The Self-Serve Eucharist
It started with Martin Luther declaring in The Babylonian Captivity (1520) that the bread and wine in the Eucharist, though containing the Real Presence of Christ, are not a means of remembrance of and communion with Christ, as in the traditional Eucharist and as Jesus taught in the Gospels, but rather a “sign and memorial” of Christ’s promise of forgiveness; and also with Luther’s declaration that priests have no higher spiritual status than lay people, because all true Christians are priests.
And now, after six centuries,—and in the very Church which Luther rejected and which fought against him—it’s come to this perfect expression of the reductive, abstracted, self-centered Christianity that Luther (whether intentionally or not) initiated: the self-serve communion. Look, Ma, no priests! Or rather: Look, Ma, no (priests’) hands!
See Laura Wood’s discussion of this latest stage of degradation. She asks, What’s next? Take-out?
Luther did not teach that Communion was “a sign and memorial.” You have him confused with Zwingli and the Calvinists. I must protest your errant reading of Luther’s teaching.LA replies:
I quoted it directly from my copy of The Babylonian Captivity, a passage I had underlined and made marginal notes in decades ago. The passage comes a few pages after a new section beginning, “The third captivity of this sacrament is by far the most wicked of all…. ” It comes in a paragraph that begins, “According to its substance, therefore, the mass is nothing but the aforesaid words of Christ … ” And the sentence it appears in (which is part of Luther’s imaginary quotation of Christ, as if he were speaking) is: “And that you may be absolutely certain of this irrevocable promise of mine [of the forgiveness of sins and life everlasting], I shall give my body and pour out my blood, confirming this promise by my very death, and leaving you my body and blood as a sign and memorial of this same promise.”Buck writes:
Wow. Synchronicity. Though you posted this entry two hours ago, I just turned to it by happenstance. I am watching Empires: Martin Luther (2002) on NetFlix. The Seven Catholic Sacraments were just mentioned as part of the telling about Martin Luther’s The Babylonian Captivity. I paused a moment to google The Seven Catholic Sacraments to review them and then, rather than return to the program straight away, I thought to click on VFR to see what’s up. There it is. Your entry is on the very thing that I am watching, at the very moment that I am watching it.LA replies:
To paraphrase Shakespeare’s Falstaff (in Henry IV Part II, Act I, Scene 2), I am not only synchronicitous in myself, but the cause that synchronicity is in other men. :-)November 15
Debra C. writes:
During the entire thirty-minute drive into town for Bible Study I chastised myself for being so abrupt and terse with you in my earlier missive. There was so much that I wanted to say, felt compelled to write to correct immediately what I saw was a false reading of Luther (to correct for your benefit and for that of your impressionable (?) readers) that I let tact fly out the window. I’m sorry. I don’t like to be testy; and I was. I also felt frustrated because I wish I had a pastor’s knowledge and could summon at will the medicine I thought needed to be delivered. [LA replies: I didn’t feel at all that you were being testy. Put your mind to rest on that. Also, I’m aware there’s a large controversy about what Luther said about the communion. I’m aware of his own later statements strongly disputing the claim that he said that the bread and wine were a sign; I googled the issue yesterday and read them while I was preparing the post. But there it is, in the passage from The Babylonian Captivity that I quoted.]LA replies:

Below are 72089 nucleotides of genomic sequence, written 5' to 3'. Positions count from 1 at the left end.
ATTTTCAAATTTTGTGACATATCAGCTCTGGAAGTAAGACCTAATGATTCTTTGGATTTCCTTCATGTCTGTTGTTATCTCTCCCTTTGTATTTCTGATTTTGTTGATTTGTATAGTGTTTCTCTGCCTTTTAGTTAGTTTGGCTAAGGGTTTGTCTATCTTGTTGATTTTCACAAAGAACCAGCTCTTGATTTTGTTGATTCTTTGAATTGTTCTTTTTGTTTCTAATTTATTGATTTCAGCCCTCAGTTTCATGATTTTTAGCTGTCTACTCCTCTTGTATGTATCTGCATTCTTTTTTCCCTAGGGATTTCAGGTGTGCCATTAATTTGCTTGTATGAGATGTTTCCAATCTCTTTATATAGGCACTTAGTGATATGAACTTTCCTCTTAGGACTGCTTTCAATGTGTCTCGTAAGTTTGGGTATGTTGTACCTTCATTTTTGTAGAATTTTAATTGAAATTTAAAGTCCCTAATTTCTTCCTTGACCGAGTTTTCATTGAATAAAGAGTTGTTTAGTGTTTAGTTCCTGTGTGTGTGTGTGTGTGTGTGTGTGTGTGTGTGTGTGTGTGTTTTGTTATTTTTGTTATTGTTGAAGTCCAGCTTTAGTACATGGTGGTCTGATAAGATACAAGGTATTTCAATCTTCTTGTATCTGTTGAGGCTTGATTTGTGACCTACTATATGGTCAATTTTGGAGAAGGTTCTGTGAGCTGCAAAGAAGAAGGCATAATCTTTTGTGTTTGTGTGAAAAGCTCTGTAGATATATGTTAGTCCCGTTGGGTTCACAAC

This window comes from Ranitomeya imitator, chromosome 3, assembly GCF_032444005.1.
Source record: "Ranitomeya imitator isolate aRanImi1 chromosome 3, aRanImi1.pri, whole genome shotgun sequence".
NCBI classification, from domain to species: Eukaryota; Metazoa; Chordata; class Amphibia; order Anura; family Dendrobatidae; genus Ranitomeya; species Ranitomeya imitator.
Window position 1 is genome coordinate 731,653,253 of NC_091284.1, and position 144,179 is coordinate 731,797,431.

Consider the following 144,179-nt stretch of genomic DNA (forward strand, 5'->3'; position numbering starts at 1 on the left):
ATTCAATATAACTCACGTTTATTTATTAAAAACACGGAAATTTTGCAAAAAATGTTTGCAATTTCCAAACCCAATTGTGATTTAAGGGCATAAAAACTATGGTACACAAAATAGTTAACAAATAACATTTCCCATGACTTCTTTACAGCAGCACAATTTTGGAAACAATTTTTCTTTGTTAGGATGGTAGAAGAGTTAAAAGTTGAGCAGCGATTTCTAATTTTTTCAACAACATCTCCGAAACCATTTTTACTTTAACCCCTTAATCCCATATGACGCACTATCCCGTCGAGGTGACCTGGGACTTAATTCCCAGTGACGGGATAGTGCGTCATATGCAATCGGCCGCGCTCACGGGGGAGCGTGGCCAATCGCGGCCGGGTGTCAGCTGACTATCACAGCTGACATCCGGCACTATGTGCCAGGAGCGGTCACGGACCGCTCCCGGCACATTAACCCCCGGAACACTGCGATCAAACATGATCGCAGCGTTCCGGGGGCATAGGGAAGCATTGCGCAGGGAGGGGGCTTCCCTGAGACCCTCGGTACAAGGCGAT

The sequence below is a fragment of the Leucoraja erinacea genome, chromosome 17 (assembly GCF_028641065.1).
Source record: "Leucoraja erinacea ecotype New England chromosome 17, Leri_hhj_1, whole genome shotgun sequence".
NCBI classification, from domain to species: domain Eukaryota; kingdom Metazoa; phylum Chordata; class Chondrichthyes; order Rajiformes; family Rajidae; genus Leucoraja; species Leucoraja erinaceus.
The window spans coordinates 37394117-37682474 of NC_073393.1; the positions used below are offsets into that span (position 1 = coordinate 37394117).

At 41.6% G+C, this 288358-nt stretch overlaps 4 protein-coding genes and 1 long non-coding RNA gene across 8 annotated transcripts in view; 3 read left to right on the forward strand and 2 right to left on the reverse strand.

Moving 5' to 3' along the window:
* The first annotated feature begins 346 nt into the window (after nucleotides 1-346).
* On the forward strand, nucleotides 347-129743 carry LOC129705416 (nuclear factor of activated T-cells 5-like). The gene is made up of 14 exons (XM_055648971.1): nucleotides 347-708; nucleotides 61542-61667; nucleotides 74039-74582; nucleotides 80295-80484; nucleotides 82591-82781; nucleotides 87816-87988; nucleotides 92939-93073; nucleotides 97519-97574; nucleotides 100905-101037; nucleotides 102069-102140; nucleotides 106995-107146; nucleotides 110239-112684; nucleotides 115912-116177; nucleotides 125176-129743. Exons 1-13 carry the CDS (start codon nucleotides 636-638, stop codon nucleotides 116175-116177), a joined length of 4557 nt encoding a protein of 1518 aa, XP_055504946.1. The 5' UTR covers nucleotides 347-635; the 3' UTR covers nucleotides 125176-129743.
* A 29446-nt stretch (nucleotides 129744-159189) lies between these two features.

I don’t have enough knowledge of this issue to respond to you properly. My view of it was formed by the quoted passage in The Babylonian Captivity which I read many years ago. I felt that when Luther said that taking the bread and wine was a “sign” of faith and not an act of substantive communion with Jesus Christ, he had gone beyond attacking abuses, and was redefining the core of Christianity (the core of Christianity that had personally converted me to Christianity) into a mental event, an assertion of one’s faith that one is saved, rather than a relationship with Christ. As I mentioned above, I am aware that Luther strongly disputed the claim that he had said that the bread and wine were a “sign.” But he did say it. At the same time I admit that I need to read further to have a better understanding of the issue.
Posted by Lawrence Auster at November 14, 2012 06:28 PM | Send